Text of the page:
Jordan Michael

Hard Hits Are A Part Of The Game

Created on Sept. 27, 2013 12:36 PM EST

Is there a "correct" way to hit in the NFL?

Plain and simple, the answer is no.

Usually, players have just a fraction of a second to decide where and when to tackle another player. That's not enough time to make a decision.

The NFL has routinely dished out suspensions and fines for illegal hits, and many of those suspended and fined players counteracted with an appeal; they just don't agree with the penalty. 

San Francisco's Patrick Willis recently said that players should "hit like rams."

In a Week 2 game against Green Bay, Washington's Brandon Meriweather knocked Eddie Lacy out of the game by launching into him, and then later put himself out of the game with a similar hit. 

Article 8 of the NFL's Player Conduct rules states that a player cannot illegally launch into a defenseless opponent. "It is an illegal launch if a player (1) leaves both feet prior to contact to spring forward and upward into his opponent, and (2) uses any part of his helmet (including the top/crown and forehead/"hairline" parts) to initiate forcible contact against any part of his opponent's body," the rule says. However, this rule does not apply to contact against a runner, unless the runner is considered defenseless.

Wait, so, it's OK to launch or lead with the helmet against a runner? To be clear, what is a "defenseless" player?

A defenseless player, according to the NFL rules: 

A player in the act of or just after throwing a pass;

A receiver attempting to catch a pass; or who has completed a catch and has not had time to protect himself or has not clearly become a runner. If the receiver/runner is capable of avoiding or warding off the impending contact of an opponent, he is no longer a defenseless player;

A runner already in the grasp of a tackler and whose forward progress has been stopped;

A kickoff or punt returner attempting to field a kick in the air;

A player on the ground at the end of the play;

A kicker/punter during the kick or during the return;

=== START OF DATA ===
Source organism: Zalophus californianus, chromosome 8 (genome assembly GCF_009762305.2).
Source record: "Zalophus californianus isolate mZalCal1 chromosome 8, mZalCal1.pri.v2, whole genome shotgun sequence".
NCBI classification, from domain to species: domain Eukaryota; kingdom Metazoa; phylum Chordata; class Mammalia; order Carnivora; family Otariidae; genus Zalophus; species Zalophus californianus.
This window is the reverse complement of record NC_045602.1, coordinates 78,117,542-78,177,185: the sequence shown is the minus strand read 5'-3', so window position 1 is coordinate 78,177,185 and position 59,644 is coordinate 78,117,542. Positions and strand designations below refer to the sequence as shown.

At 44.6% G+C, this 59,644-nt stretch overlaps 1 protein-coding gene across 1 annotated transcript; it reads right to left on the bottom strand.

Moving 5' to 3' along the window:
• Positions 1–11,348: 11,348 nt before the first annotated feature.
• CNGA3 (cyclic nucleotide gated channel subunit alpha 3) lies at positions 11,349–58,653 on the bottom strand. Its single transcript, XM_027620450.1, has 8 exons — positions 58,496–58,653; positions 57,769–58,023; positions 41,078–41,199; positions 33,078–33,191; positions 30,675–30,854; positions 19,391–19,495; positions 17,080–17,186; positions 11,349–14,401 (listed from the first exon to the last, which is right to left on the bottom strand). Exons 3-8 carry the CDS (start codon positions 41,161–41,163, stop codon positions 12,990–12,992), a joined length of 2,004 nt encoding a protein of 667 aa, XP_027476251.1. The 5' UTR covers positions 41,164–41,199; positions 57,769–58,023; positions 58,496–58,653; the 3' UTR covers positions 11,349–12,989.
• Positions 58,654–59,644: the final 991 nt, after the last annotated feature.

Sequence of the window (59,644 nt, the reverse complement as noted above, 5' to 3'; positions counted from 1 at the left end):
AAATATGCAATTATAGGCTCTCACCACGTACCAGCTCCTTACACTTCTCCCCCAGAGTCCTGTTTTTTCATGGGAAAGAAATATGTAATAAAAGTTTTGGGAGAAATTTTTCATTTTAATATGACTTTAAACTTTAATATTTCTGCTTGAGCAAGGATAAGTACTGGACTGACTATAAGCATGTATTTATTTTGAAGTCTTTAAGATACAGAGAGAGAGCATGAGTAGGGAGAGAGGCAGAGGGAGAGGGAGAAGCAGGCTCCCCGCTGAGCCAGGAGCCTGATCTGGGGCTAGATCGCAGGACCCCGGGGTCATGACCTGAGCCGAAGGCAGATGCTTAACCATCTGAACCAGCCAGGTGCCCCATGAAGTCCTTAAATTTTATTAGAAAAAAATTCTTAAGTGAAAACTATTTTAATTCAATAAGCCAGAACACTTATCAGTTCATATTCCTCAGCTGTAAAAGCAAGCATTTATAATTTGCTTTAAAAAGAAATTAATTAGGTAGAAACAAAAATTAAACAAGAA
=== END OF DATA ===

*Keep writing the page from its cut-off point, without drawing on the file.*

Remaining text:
A quarterback at any time after a change of possession; and 

A player who receives a "blindside" block when the blocker is moving toward his own end line and approaches the opponent from behind or from the side.

First of all, is it clear when a receiver/runner is "capable of avoiding or warding off the impending contact?" Like, what does that even mean? Second, what if a quarterback tries to block during a change of possession? Can you not hit him?

Anybody confused?

Obviously, a player should not target the head or neck area of another player. Also, a player making a tackle shouldn't lead with his helmet. This is common sense, and most players have been doing a better job with this lately, but what if a receiver/runner lowers his head at the last moment after the tackling player had already made an action?

This is where the NFL has given unworthy fines and suspensions. Players can't predict the future, so if a receiver/runner lowers his head at the last second, it's their own fault. The last thing I want to see is a player holding up on his tackle in fear of injuring another player. This is the NFL, and players make millions of dollars, so they should be willing and able to take a hit. Most, if not all players, know the risk they're getting into by playing this high-octane game.

Players should be tackling opponents in the middle portion of the body, but it's not that easy. Plays happen at a very quick speed, and sometimes players juke and jive, altering their body positions. If a tackler aims high, it's a possible head injury. If a tackler aims low, it's a possible knee injury. Ask any player if they'd rather sustain a concussion or a knee injury, and they'd probably choose a concussion. A knee injury can end a players season; a concussion sidelines them for a few weeks.

According to an Edgeworth Economics study, injuries that make a player miss at least eight days has increased from 2009 to 2012. Based on information collected, concussions cause a player to miss an average of 16 days; players missed an average of four days in 2005. In 2009, the study found that 1,095 injuries sidelined players for at least eight days; that number increased over the next three years — 1,272 in 2010, 1,380 in 2011, and 1,496 in 2012.


NFL players are still getting stronger and faster, and when they collide, bad things can happen. It's just the nature of the game. Players are at risk of getting rocked at any moment, and, honestly, if I was making millions of dollars, it would be something worth dealing with. 

The NFL tries to crack down on "illegal" hits, but some are unavoidable. Deal with it.

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